Family History: What’s in your attic?


Aren’t attics – and cellars – magical places to explore?

When I was a young girl, we spent our summers in upstate New York, with our grandparents. I often went with my grandmother to visit her friend Fanny, who lived a few miles away.

I remember the old country farm house set amid large surrounding fields. While Grandma and Fanny were talking downstairs, I was given permission to go up to the attic and scrounge around.

Fanny and her family had bought the place from people who had long been living there, and the attic was full of what people generally hide away. I found ancient letters, old newspapers covering historical events, all sorts of documents, books, photographs, as well as odd pieces of furniture, art work and old-fashioned clothing. At that young age, I didn’t recognize the importance of these finds.

Now that I am so involved in family history and artifacts, I often wish I had an opportunity to revisit that treasure trove. Unfortunately, the house is long gone, and a housing development fills those fields.

My grandparents’ home in Brooklyn, New York, had a large cellar filled with more personal treasures. Long ago, while rooting around in the boxes I discovered my grandparents’ ketubah (Jewish marriage certificate). I remember wanting to bring it upstairs and ask her about it, but felt it was almost an invasion of privacy to have been looking around, so I put it back in the box.

And, as readers will guess, it was never seen again and the house was sold long ago.

If you have the opportunity to explore an elderly relative’s attic or cellar, take the time to do so. Family treasures may be lurking there, long forgotten.

You might find diaries, letters, photos, and documents for birth, marriage or death. In old boxes or in drawers of old furniture might be hidden family bibles, yearbooks, postcards, maps, old newspapers, military memorabilia and more.

What’s in your attic?

Have you found family history in an attic or cellar? Share your discoveries in the comments below.

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  • Olav Flottorp

    January 17, 2013

    I’m a 16 year old who live on an old farm in Audnedal, Norway. It’s about 400 years old, and stopped as a farm in the 1980’s. My dad found a perfectly preserved corner cabinet in our old barn which my great grandfather built in the 30’s. The cabinet had an inscription that said “1697”! Really old. Inside he found even more old stuff. A bible from 1862, and a piece of paper that contained information about all of my ancestors on my father’s side back to the beginning of the 1600’s. It’s quite a big barn. Who knows what more is hiding 😛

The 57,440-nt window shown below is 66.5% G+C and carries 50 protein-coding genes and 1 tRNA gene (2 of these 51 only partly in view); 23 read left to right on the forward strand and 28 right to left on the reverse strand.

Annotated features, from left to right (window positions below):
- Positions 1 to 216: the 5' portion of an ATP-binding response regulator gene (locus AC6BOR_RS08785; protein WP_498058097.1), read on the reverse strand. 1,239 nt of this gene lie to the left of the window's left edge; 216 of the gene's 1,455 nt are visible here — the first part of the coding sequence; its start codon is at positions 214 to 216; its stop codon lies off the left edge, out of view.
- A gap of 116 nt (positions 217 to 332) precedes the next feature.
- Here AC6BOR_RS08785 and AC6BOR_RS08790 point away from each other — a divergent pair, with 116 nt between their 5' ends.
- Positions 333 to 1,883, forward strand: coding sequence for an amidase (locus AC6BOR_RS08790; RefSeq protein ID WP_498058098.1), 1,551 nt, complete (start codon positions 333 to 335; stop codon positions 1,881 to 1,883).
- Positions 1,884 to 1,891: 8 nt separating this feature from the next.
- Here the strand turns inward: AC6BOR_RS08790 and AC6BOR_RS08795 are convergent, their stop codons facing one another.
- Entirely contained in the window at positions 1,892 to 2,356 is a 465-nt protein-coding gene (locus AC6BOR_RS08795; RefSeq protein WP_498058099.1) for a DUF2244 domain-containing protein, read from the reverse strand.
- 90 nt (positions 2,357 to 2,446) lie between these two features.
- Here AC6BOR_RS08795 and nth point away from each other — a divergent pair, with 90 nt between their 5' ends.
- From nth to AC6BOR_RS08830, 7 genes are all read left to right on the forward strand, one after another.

• Schelly

    January 18, 2013

    Hi, Olav – Thank you for writing. What a wonderful discovery in your barn! No matter where we find information on our family, it is always exciting and wonderful.

  • Stephen Cob

    January 20, 2013

    My home and attic contain many pieces of family history like furniture, linens and personal items which I cannot connect to individuals. It was all inherited but so “well loved” for generations that few clues remain. A qualified antiques appraiser ($$) could help with dates and regions that perhaps I can connect to my ancestors.

  • C. D.

    March 8, 2013

    My great grandfather lived in a house that was built in the 1860s. when I was there last i was washing down the hardwood floor in the living room. I noticed something behind the trim. I managed to pull it out, and it was half of a photo taken in 1919! I recently found the other half in the family bible along with old calling cards and a stevengraph bookmark! Old houses can hide alot of stuff!

  • Beryl

    February 28, 2015

    I love reading the stories about the olden days.